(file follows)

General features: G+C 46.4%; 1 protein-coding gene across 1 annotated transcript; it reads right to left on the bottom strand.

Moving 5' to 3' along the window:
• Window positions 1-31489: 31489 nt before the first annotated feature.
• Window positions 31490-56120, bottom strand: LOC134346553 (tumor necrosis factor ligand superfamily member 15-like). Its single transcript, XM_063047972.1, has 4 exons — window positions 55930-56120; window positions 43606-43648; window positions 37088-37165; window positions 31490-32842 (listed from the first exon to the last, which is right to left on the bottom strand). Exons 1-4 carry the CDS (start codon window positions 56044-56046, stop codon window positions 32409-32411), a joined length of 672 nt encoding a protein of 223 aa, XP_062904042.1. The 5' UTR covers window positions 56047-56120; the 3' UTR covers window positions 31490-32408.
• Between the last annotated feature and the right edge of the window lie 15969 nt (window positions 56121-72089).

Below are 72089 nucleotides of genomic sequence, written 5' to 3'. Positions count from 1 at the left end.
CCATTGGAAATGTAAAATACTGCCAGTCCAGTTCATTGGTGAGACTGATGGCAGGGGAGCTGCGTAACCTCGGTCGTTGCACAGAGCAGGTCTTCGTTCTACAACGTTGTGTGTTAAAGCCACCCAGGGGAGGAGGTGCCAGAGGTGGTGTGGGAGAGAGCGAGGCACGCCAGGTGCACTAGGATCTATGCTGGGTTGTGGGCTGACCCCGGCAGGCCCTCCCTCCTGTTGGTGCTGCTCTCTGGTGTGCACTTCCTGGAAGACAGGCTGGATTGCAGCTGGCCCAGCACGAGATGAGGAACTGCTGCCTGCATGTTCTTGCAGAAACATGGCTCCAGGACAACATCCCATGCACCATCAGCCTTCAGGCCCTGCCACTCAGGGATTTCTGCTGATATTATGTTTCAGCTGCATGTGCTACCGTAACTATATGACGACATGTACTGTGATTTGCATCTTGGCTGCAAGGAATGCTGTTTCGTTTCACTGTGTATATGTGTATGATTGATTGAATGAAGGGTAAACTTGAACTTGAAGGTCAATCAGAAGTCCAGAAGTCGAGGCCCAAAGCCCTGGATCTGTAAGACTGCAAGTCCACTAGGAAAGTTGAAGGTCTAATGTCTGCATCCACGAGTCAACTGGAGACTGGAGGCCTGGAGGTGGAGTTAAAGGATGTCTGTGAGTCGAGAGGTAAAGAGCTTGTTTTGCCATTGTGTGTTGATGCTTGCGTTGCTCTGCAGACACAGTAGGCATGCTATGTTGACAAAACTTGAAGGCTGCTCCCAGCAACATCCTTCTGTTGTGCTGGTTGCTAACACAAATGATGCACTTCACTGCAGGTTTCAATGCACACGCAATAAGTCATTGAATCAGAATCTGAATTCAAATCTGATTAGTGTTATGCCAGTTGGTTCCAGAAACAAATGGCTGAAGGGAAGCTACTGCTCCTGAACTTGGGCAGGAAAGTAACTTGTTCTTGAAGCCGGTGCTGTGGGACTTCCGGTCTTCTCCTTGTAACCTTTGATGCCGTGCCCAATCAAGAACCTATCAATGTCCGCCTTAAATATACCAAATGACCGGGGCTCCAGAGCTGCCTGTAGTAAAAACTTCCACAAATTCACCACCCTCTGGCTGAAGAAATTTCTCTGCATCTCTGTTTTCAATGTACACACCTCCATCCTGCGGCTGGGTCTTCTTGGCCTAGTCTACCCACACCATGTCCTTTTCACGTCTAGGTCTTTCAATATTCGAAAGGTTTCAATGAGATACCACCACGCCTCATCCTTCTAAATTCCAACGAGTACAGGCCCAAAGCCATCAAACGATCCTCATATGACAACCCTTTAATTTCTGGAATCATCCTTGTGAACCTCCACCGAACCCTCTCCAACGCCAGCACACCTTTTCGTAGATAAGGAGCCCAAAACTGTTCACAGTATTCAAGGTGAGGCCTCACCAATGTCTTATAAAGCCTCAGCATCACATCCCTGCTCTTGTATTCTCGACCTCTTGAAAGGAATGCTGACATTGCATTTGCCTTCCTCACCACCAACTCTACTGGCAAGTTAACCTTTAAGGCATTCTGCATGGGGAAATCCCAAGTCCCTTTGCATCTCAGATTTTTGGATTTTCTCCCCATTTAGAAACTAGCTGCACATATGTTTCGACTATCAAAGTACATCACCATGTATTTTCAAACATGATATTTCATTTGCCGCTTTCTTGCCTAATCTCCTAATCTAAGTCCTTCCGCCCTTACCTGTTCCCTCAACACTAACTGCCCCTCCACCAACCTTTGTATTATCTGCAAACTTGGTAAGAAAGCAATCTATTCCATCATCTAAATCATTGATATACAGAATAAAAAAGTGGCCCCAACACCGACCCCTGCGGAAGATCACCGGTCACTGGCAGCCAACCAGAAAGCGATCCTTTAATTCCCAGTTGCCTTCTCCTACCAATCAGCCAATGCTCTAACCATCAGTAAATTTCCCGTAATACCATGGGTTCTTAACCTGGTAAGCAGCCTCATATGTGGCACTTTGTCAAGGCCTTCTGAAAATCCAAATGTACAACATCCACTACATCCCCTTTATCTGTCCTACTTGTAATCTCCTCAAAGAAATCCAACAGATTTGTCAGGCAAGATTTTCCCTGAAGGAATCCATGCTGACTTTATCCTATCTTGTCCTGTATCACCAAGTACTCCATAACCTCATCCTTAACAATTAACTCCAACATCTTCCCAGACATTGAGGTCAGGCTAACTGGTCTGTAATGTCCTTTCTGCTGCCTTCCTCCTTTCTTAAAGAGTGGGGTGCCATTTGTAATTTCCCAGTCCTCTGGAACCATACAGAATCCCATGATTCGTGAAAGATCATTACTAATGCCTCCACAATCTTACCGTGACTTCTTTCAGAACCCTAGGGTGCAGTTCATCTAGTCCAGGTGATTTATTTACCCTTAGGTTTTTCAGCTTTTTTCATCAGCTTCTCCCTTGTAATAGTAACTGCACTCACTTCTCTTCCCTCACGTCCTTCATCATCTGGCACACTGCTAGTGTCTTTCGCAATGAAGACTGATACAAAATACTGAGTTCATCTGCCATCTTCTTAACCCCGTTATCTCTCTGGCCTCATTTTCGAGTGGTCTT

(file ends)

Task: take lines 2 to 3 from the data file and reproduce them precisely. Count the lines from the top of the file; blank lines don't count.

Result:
Moving 5' to 3' along the window:
• Window positions 1-31489: 31489 nt before the first annotated feature.